• Todd Yakoubian

Time To Panic

Snow and cold weather fans, I have very bad news. A few days ago, it looked very promising for a reversal in the pattern to deliver cold air and possible moisture. I'm amazed how the guidance has flipped so quickly and strongly the other direction. I want to make one thing very clear, it can still get cold! We're going to have the coldest air so far this winter this week. However, the cold is nothing unusual and it sure won't stick around long.


Just as fast as the models turned warm, they can swing the other way too and you know I'll keep watching. Each time it looks like the cold is coming this winter, the models turn around and show more of the same.


I want to emphasize, it can still get cold and it can still snow, but it's very difficult under these conditions.


We must have the Alaskan trough go away. It's incredibly cold up there! A ridge needs to develop and dislodge the cold. The models hinted at this and now the trough is back. That's a barrier to the cold coming south.


I know many love to look at the North Atlantic Oscillation and the Arctic Oscillation for cold air signals. I like the Eastern Pacific Oscillation (EPO). IMO, it all begins there. If the EPO is positive, that's the Alaskan trough. If it goes negative, that's the ridge building and the cold air coming south. We look for a negative AO and NAO for cold air, but both are very positive for the foreseeable future. Could all this change quickly? Yes, but given what has happened so far this winter, I have doubts.


One other element is a Sudden Stratospheric Warming (SSW) event. I won't get into the mechanics of it all, but there are signs in the long range of very warm air developing in the highest portions of the atmosphere. That's the beginning sign of coming cold. However, there's a delayed response to it IF it even happens. SSW events have a way of disrupting the cold pools of air near the pole. It starts to break it apart and sends it south. If it were to happen, it would be weeks later and that puts us well into February or the beginning of March. Also, the question comes up, where does the cold air get directed? It may not even be into the south.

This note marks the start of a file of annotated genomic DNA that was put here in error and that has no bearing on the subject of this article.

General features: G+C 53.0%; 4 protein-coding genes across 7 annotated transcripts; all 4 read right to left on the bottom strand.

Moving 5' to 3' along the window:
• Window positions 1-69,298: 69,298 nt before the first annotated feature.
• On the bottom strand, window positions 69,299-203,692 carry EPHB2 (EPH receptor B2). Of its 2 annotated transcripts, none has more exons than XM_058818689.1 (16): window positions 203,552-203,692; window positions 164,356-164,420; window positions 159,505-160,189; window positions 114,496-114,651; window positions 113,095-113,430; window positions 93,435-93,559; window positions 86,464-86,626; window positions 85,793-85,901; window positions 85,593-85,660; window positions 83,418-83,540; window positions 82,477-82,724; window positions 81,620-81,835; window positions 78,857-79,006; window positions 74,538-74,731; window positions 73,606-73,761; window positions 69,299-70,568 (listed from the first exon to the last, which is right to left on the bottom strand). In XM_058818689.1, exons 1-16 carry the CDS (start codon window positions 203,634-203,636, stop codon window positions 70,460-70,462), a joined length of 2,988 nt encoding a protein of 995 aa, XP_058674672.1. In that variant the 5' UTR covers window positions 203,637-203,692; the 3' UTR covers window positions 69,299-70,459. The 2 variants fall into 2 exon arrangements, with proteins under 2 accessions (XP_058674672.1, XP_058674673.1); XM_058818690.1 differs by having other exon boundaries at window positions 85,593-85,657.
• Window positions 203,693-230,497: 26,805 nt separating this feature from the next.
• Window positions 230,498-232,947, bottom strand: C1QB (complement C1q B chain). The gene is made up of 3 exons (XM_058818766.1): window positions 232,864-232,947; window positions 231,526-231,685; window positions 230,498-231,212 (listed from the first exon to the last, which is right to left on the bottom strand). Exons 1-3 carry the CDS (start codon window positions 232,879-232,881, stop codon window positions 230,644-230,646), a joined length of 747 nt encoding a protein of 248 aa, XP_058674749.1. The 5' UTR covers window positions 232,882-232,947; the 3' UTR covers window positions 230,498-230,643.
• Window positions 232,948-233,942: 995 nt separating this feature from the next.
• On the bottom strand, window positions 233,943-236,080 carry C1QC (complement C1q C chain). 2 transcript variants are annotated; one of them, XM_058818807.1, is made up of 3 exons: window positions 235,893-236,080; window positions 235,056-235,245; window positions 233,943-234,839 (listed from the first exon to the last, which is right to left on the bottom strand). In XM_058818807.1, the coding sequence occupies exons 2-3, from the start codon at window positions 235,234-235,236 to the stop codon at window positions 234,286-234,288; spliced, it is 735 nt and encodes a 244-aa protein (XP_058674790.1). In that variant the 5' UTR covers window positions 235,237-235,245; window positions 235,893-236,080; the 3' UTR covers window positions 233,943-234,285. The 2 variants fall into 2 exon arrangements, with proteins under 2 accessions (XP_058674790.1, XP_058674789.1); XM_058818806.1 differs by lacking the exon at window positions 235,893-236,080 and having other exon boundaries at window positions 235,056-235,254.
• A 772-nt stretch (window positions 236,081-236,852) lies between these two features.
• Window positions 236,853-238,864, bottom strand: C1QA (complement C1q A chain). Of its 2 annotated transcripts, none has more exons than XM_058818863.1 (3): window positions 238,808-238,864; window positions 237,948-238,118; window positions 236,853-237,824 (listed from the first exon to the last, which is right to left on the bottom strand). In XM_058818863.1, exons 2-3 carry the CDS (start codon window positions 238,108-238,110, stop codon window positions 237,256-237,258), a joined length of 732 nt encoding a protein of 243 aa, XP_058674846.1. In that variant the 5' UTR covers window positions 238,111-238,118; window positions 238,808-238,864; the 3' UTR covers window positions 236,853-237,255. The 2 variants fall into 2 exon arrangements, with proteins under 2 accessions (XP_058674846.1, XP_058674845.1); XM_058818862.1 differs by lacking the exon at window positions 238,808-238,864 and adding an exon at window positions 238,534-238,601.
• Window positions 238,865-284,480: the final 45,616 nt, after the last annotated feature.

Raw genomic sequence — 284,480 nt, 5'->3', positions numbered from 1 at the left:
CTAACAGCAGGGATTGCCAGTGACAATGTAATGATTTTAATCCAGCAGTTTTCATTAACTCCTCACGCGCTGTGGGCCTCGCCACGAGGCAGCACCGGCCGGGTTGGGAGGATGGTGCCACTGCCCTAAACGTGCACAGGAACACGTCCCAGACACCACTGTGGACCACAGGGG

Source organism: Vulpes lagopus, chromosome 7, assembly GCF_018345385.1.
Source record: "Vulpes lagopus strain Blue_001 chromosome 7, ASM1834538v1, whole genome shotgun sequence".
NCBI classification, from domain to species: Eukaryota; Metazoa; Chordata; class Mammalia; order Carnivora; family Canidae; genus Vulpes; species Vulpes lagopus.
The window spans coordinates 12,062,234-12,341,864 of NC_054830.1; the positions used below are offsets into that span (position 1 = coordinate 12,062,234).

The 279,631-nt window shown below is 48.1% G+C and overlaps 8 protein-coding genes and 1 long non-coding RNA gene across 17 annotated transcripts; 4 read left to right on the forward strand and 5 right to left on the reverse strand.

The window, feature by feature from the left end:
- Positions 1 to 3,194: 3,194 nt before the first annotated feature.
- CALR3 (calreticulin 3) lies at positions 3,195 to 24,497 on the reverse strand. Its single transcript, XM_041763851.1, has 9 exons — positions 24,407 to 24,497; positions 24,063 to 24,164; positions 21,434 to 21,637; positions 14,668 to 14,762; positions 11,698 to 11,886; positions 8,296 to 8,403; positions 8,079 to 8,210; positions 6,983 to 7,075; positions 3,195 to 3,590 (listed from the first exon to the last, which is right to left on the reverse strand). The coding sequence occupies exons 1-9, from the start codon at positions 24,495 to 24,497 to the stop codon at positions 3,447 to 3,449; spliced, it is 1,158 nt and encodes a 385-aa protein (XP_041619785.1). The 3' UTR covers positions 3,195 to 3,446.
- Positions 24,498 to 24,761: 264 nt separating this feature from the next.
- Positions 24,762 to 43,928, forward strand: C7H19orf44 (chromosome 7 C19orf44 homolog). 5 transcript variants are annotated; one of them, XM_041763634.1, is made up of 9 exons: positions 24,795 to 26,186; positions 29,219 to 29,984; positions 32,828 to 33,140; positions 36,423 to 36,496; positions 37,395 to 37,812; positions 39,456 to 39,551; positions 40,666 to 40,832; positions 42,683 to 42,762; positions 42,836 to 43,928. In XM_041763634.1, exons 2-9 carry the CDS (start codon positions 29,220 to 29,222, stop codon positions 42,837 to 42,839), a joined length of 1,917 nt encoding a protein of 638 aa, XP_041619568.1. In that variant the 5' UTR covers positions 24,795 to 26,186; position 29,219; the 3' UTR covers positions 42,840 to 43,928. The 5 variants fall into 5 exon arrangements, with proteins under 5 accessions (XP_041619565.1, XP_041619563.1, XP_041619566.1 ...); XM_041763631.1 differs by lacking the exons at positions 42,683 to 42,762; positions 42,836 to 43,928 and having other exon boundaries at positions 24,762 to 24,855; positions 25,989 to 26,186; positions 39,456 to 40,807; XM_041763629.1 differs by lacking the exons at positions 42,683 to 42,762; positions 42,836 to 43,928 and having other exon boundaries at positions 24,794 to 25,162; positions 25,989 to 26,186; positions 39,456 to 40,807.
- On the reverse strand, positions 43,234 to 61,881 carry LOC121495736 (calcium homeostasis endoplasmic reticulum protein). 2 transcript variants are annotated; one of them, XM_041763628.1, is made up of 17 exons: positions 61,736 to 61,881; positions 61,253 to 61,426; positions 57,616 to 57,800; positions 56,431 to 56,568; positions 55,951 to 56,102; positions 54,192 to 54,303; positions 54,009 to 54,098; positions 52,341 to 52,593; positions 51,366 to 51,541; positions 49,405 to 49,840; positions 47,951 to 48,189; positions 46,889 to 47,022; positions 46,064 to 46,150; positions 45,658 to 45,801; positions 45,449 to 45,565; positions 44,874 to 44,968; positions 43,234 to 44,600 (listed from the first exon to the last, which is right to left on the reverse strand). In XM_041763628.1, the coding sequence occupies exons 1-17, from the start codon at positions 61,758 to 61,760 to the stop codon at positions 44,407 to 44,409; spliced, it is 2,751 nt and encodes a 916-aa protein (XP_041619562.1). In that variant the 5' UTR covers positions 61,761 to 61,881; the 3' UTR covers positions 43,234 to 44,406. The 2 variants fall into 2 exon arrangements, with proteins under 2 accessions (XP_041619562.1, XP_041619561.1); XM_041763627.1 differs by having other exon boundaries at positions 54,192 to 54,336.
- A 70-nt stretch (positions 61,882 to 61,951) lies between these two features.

In summary, I don't like what I see, but I hold out hope for all you cold and snow fans. Remember, it can still get cold and it can still snow. However, it's hard to do in a pattern like this. Also, it only takes 1 storm to make people happy. Be positive and be optimistic. I am... for now.


The following maps are northern hemispheric views. A birds eye view on the north pole. I have marked an "X" over Alaska. That's the trough that needs to go away!!! If a ridge builds, the cold comes south. Look at the blues which show up in northern Mexico into the southeast U.S. That's an active storm track! This could make temps near average or a little below, but arctic air is mostly cut off in this pattern.


All these maps are for the first of February.


EURO

GEFS

Canadian

CFS


Euro EPO is strongly positive through the beginning of February. Terrible for cold weather fans.

AO positive

NAO mostly positive. The fact all 3 are positive is terrible for cold

CFS late February has the ridge over Alaska, but it's to the point where I'll believe it when I see it.

Near surface temperature anomalies late tis month into February. All the arctic air is bottled up in Alaska. See the colder values near us? That's due to an active southern storm track. The arctic air is cut off. If any breaks off, it's not much and it moves through quickly.

Late February, the temperatures warm over Alaska and the cold builds south. Again, I'll believe it when I see it.

NOAA 8-14 day outlook to kick off February. Below average temperatures over Alaska and warm central and east relative to average.

NOAA 3-4 week outlook for the 1st half of February. I just don't believe it at this time. This implies the ridge builds into Alaska and the central and eastern United States gets cold. This was made when the models showed the flip to cold. Remember what I wrote above, they quickly flipped back to warm. UGGHHHH

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